Besides the 2012 draftees, there's also a significant homegrown influence from players signed before Luhnow arrived. Heck drafted Jason Castro (No. 10 overall, 2010) and George Springer (No. 11 overall, 2011) in the first round. The Astros also found two huge bargains in three-time All-Star Jose Altuve, signed for $15,000 out of Venezuela in 2007, and leading Cy Young Award candidate Dallas Kuechel, a $150,000 seventh-round pick in 2008.

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Player, year, acquired from

Marwin Gonzalez, 2011, Red Sox
Josh Fields, 2012, Red Sox**
Chris Carter, 2013, Athletics
Collin McHugh, 2013, Rockies*
Jake Marisnick, 2014, Marlins
Will Harris, 2014, D-backs*
Hank Conger, 2014, Angels
Evan Gattis, 2015, Braves
Luis Valbuena, 2015, Cubs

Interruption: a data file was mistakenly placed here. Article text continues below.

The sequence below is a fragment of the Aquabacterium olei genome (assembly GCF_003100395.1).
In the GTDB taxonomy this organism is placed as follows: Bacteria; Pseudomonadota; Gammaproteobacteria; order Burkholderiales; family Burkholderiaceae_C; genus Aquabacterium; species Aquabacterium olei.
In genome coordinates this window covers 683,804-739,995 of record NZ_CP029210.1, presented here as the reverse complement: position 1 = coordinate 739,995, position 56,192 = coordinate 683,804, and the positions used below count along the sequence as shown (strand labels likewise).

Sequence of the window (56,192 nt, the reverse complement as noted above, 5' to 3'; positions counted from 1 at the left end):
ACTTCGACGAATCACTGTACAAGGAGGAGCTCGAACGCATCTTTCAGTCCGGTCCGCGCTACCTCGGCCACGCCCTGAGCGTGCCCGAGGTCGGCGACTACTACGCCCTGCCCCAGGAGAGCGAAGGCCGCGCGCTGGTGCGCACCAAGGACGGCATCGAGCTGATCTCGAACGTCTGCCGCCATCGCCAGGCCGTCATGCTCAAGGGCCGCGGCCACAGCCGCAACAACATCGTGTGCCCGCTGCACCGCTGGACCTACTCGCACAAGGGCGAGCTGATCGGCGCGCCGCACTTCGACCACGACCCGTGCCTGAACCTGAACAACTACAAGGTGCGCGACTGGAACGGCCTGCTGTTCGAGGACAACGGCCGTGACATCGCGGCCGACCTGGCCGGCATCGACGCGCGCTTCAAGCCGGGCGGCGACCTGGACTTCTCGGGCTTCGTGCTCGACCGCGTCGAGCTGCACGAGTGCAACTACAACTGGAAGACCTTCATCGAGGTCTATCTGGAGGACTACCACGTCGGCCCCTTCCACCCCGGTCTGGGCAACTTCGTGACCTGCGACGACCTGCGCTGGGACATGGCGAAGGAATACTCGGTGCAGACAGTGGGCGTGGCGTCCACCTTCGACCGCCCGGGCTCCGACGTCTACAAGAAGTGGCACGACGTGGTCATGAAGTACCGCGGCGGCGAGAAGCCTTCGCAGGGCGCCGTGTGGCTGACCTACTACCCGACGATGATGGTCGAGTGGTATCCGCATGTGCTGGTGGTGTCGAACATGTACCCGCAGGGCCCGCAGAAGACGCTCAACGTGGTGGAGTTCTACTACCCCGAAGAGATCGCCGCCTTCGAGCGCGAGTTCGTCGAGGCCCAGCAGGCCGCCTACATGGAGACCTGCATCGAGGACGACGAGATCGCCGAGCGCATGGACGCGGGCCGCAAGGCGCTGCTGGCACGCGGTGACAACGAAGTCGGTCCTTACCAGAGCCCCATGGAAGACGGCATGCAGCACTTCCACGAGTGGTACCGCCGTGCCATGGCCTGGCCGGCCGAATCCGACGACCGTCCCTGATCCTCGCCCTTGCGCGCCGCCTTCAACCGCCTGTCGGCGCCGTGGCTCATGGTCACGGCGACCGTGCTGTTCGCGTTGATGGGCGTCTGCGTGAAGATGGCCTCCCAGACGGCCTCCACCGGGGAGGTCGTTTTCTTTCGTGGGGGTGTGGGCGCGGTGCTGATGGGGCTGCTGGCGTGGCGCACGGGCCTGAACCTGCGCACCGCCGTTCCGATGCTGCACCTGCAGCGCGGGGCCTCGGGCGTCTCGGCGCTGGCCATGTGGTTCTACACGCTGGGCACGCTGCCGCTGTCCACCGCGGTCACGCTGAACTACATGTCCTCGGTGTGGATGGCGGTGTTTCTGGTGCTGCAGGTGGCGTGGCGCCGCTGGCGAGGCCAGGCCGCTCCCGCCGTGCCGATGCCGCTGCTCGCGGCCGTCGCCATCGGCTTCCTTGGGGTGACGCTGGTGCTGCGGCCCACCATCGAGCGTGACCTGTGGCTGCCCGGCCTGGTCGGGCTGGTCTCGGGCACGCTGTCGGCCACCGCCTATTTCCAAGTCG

Scott Kazmir, 2015, Athletics
Mike Fiers, 2015, Brewers
Carlos Gomez, 2015, Brewers
Oliver Perez, 2015, D-backs
*Acquired via Waivers
**Acquired via Rule 5 Draft

In Luhnow's first three years as GM, the Astros focused on swapping veterans for youngsters and landed lineup pieces such as Chris Carter (in a 2013 deal that sent Jed Lowrie to the Athletics) and Jake Marisnick (in a 2014 trade that shipped Jarred Cosart to the Marlins). They also made an astute waiver claim of Collin McHugh from the Rockies in 2013.

With the team looking to become more competitive in 2015, its philosophy changed. Houston gave up former first-rounder Mike Foltynewicz and Ruiz in a three-prospect package for Gattis in January. Six months later, it gave up two more youngsters (including rising catching prospect Jacob Nottingham) to land Scott Kazmir from Oakland and four more (headlined by Phillips and fellow Top 100 Prospect Domingo Santana) for Gomez and Fiers.

Luhnow admits that while it's painful to part with prospects, it's also a positive to be in a position where doing so makes sense.